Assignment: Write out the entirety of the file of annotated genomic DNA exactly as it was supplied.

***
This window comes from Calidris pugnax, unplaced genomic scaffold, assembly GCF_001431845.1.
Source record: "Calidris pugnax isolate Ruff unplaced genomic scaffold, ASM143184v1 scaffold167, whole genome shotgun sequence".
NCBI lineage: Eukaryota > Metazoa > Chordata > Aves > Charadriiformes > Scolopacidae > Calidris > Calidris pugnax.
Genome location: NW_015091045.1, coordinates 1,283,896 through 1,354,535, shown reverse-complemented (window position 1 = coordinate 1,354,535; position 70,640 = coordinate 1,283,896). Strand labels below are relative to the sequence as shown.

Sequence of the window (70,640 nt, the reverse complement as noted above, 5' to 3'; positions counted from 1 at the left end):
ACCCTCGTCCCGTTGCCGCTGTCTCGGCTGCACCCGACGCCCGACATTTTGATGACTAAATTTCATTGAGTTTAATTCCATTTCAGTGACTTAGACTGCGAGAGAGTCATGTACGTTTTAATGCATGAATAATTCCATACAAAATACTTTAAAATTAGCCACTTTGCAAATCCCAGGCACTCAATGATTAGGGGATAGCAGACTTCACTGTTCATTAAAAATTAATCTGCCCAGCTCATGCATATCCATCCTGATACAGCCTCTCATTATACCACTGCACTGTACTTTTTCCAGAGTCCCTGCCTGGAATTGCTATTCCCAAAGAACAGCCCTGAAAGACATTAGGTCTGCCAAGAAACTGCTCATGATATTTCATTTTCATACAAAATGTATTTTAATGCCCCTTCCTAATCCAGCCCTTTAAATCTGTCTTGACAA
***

This window comes from Calidris pugnax, unplaced genomic scaffold, assembly GCF_001431845.1.
Source record: "Calidris pugnax isolate Ruff unplaced genomic scaffold, ASM143184v1 scaffold167, whole genome shotgun sequence".
NCBI lineage: Eukaryota > Metazoa > Chordata > Aves > Charadriiformes > Scolopacidae > Calidris > Calidris pugnax.
Genome location: NW_015091045.1, coordinates 1,283,896 through 1,354,535, shown reverse-complemented (window position 1 = coordinate 1,354,535; position 70,640 = coordinate 1,283,896). Strand labels below are relative to the sequence as shown.

Sequence of the window (70,640 nt, the reverse complement as noted above, 5' to 3'; positions counted from 1 at the left end):
ACCCTCGTCCCGTTGCCGCTGTCTCGGCTGCACCCGACGCCCGACATTTTGATGACTAAATTTCATTGAGTTTAATTCCATTTCAGTGACTTAGACTGCGAGAGAGTCATGTACGTTTTAATGCATGAATAATTCCATACAAAATACTTTAAAATTAGCCACTTTGCAAATCCCAGGCACTCAATGATTAGGGGATAGCAGACTTCACTGTTCATTAAAAATTAATCTGCCCAGCTCATGCATATCCATCCTGATACAGCCTCTCATTATACCACTGCACTGTACTTTTTCCAGAGTCCCTGCCTGGAATTGCTATTCCCAAAGAACAGCCCTGAAAGACATTAGGTCTGCCAAGAAACTGCTCATGATATTTCATTTTCATACAAAATGTATTTTAATGCCCCTTCCTAATCCAGCCCTTTAAATCTGTCTTGACAA